NJ Voters Divided On Pet Seat Belt Laws

Sep 27, 2012 10:04 AM EDT | Matt Mercuro


As if New Jersey Republicans and Democrats needed more to argue about with the impending election just a couple of months away, a new topic was introduced this month and has been the source of many discussions lately: seat belts for pets.

According to a new poll, New Jersey voters would support a proposed law that would make it mandatory for pet owners to restrain their animals when driving somewhere. The poll showed New Jersey residents support the law by a slim margin of 45 percent to 40 percent. The state law would make it necessary for driver's pets in the car to have some form of seat belt for the animal. The fine for not having an animal restrained would be $20 and possible face animal cruelty charges.

Democrats are more in favor of the law then Republicans by a count of 51 percent to 36 percent according to the survey conducted by Fairleigh Dickinson University's PublicMind poll. But pet owners overall have not been too supportive of the proposed bill. The legislation is currently supported by 48% of voters who don't own a dog, but by only 38% of those who do own a dog.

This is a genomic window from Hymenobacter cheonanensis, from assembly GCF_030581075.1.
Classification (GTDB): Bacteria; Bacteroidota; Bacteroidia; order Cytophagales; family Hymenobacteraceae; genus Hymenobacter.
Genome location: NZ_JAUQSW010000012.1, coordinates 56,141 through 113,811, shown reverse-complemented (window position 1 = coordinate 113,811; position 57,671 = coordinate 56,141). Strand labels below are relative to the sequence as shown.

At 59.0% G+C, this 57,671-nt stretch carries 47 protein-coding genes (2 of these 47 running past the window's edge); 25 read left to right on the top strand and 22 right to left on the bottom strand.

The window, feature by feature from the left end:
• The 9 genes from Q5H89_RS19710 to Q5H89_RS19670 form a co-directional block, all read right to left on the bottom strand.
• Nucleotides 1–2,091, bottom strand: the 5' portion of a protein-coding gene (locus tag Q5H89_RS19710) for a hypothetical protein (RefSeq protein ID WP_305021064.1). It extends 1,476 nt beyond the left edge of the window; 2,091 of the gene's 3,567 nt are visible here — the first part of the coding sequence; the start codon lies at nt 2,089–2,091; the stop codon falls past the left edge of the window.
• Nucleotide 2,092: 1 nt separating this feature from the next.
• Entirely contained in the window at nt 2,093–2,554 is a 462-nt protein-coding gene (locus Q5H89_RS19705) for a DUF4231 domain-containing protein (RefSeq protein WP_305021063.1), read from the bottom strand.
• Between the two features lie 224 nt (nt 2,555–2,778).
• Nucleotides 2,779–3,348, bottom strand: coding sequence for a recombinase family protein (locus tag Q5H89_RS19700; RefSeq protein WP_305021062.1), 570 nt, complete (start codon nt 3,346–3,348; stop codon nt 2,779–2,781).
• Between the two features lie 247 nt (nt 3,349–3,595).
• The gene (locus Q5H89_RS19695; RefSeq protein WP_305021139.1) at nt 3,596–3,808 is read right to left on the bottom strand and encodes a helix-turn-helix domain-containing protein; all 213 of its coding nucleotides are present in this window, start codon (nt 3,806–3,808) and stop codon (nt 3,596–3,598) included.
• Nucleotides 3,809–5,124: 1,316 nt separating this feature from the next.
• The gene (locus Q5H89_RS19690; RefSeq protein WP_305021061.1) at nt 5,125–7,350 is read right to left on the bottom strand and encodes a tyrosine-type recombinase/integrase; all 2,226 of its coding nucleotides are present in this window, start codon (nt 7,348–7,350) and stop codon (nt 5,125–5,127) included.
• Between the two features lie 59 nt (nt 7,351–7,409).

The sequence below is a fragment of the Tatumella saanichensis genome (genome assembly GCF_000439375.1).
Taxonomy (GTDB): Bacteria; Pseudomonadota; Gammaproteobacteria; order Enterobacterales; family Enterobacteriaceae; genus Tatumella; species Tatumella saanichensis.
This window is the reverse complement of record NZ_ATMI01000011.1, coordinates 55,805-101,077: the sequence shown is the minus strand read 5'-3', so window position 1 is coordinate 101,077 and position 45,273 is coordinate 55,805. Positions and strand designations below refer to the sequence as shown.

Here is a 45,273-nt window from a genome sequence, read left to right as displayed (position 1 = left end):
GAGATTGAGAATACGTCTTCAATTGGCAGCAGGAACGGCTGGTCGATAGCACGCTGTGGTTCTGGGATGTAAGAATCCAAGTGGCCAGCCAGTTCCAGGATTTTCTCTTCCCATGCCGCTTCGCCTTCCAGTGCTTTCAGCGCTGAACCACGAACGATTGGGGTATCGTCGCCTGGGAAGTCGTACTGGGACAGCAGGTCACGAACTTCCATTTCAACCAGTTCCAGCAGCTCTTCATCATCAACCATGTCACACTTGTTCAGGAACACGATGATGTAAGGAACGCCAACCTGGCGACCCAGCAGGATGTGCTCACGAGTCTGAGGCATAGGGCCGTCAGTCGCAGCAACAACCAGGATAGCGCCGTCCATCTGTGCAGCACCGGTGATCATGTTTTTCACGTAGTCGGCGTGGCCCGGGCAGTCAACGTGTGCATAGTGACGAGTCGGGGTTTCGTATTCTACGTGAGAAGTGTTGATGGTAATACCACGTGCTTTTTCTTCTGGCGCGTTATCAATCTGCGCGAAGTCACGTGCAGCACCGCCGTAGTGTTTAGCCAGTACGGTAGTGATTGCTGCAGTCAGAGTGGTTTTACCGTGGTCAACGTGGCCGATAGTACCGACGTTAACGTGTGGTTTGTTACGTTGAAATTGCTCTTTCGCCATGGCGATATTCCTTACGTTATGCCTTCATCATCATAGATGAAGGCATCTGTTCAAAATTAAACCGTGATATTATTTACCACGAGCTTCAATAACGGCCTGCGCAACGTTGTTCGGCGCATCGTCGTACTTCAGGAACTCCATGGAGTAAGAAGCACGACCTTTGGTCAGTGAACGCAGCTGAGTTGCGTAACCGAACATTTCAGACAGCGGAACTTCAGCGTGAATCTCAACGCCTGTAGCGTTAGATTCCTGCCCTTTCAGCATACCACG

"The people who are going to be most impacted by this bill - people who actually own dogs - don't like it," said Dan Cassino, a Fairleigh Dickinson political science professor in a press statement. "If nothing else, buying a restraint is going to cost them money."

There is a mutual agreement though that dog owners shouldn't be transported in crates on top of car roofs as GOP Republican presidential candidate Mitt Romney did in 1983 on the way to a family vacation. 86 percent of the 901 voters agreed that he was wrong.

New Jersey Assemblywoman Grace Spencer introduced the bill in July. As a dog owner she is concerned that loose pets riding on driver's laps can be more distracting then using a cell phone while driving.  

The poll was conducted to voters over the phone from Sept. 6-12. 

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